I can hear Logan barking inside the house as I walk down the driveway; I’m not even lost yet and he’s ready to find me. I turn back and see Daniel on the hill, near the carport, his face raised to the wind like a raptor. He reads the wind for scent; as a farmer and gardener, I’ve learned to read it for weather. It is our shared language. I sit with my poetry books and he with his medical texts but in the open air we read high and low pressure, dew point and jet stream. Today the wind comes up the throat of this small valley (I suppose it’s called a “hollow” by our local neighbors). This isn’t my landscape but I am learning it. We’re transplants here. Through the summer I’ve worked my garden, and found the soil shockingly red, stained like blood. I’ve researched the names of the insects; the huge wasps that pound on the screen at night are European hornets, and they live in a massive hive under the bridge of our driveway. Peaceful vegetarians, they are driven mad by lights in the night. Leaf legged beetles devour my tomato plants. Red, black, white, and green aphids cluster under the leaves of my collard plants. This is my form of searching; cutting down the background noise through specifics, catbird, cottonmouth, magnolia.
Scenting is about focus, about locating one thing in the mess of the world. Logan has the ability to do this naturally; he inherited it from his sire. Daniel decided to breed Jackson after he made a remarkable find in the fall of 2015. Jackson was searching for an autistic teenage boy who’d gone missing in the cold woods of New Hampshire, a boy who was known to wander and then, a particular trait of autistics, to hide. The dog was searching along the bank of a lake, when, he suddenly turned and jumped into the water. He swam 500 feet out to an island. His handler squinted to see him burst through the low growth and up into the tree line of the island but just as soon as the dog vanished, he reappeared and swam back to shore. Shaking off the freezing water he indicated that he’d found his subject. This indication looks different for every dog, but for Jackson, he jumps up on his handler’s chest. None of the search resources had mentioned that the boy might have access to a boat, so his handler hesitated. As if to prove his point, Jackson rushed back into the water, swam to the island, dashed into the bushes, and then returned to his handler. Officers located a canoe and paddled out to the island, where they found the boy huddled in a little fort made of twigs. Online news sources carried the story of Jackson’s find. He was described as a “wonder dog,” a K9 hero. Daniel received pleas through Facebook messages from people who managed to track him down, begging Jackson to come and look for their missing children. One woman wrote, “I Googled ‘best search dog in the country,’ and Jackson came up.”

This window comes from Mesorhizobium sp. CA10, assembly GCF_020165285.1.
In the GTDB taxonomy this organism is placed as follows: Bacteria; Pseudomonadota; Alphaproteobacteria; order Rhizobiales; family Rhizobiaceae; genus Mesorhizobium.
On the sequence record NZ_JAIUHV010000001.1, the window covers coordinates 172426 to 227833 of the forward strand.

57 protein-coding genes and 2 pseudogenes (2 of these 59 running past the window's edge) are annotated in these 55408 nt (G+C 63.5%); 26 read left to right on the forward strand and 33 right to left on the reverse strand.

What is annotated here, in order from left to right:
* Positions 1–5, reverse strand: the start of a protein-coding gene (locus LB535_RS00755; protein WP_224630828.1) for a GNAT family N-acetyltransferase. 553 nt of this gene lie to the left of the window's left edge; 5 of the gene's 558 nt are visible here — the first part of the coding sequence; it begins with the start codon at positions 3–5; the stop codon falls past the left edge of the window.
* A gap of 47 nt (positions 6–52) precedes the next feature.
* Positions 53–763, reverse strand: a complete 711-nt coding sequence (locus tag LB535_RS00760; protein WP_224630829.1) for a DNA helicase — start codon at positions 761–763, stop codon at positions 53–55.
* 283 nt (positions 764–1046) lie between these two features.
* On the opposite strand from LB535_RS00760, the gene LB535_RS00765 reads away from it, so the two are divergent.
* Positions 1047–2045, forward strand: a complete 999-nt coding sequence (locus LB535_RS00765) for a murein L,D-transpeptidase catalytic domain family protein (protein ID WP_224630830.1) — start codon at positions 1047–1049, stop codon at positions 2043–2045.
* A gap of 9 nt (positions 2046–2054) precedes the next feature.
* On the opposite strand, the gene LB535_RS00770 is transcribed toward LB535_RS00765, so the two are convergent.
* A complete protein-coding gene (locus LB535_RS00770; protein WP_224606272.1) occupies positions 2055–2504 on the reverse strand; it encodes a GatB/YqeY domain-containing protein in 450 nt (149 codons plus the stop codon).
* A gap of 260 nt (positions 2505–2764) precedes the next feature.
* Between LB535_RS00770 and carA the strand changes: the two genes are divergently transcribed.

Jackson works by scent, smelling humans on the wind. He’s been trained to loop and search a landscape, listening, looking, tracking back and forth covering 10 miles while his handler just walks one. Dogs have an average of 220 million olfactory receptors in their noses. Jackson and Logan probably have more than that, while I, as I pick up the smell of fast food fried chicken from a discarded Bojangles box on the roadside and the warm scent of oak leaves crisping in the sun, have just 5 million receptors, making me over a thousands times more numb to the world. It’s hard for experts to pinpoint exactly what it is that dogs smell when they locate humans. Perhaps it is the little flecks of dust we scatter as we move through the world, scraps of hair and flesh. One handler we know says they can smell DNA. Dogs have located bodies under 40 feet of rubble and identified human fingerprints that are over a week old. I’ve wondered what stories Jackson and Logan can read when they stick their noses out of the car window joyfully and inhale information at 50-miles-an-hour. I envy them, breathing in knowledge while I am stuck identifying plants and bugs and learning the history of a place one small fact at a time.
I know that if I walk straight up into the woods from the road, I won’t run into any houses. This tract of wood sits wedged between housing developments. From the stumps, soft with green moss, and the straight mono-species growth of Georgia pine, I know this forest was logged roughly 30 years ago. There are old roads sunk low in the land from long before that. Someone has cut four-wheeler trails through the pines and someone else, maybe the same person, has scattered corn and apples to bait deer and turkey. I’ve found their red shot gun shell casings and discarded soda bottles but it isn’t hunting season, so I don’t walk in fear as I push through the brush along the roadside.
The woods in upstate South Carolina are thick and prickly. If I wanted to run, I wouldn’t get far. Holly bushes have sharp painful leaves. Blackberry choke the sunny spots. Climbing thorns loop up into the trees. Kudzu strangles. Mountain laurel grows dense along slopes and in the wet places near streambeds. I walk slowly to avoid being hurt by this place. When the vegetation grows in the summer, we won’t be able to play hide and seek like this. It’ll be too dense with the snakes out warming themselves and fire ants mounding.
Living with Daniel and the dogs, I am aware of how many people are missing. At any given moment over 10,000 people are missing in the United States, some of them are run-aways who wish to simply ghost out of their lives, while others need to be found. Being lost is a profound statement, a binary existence. It implies a negative, a B-side to being part of some bigger unit. Being found is an inclusive action. Often those who go missing are outside lines already, the young, the old, the sick, suicides, drug addicts, thrill seeking hikers taking a stab at a knife-edge rim in the dark of a winter’s night, each of these types of lost people behaves differently, and Daniel has trained the dogs to search for them all.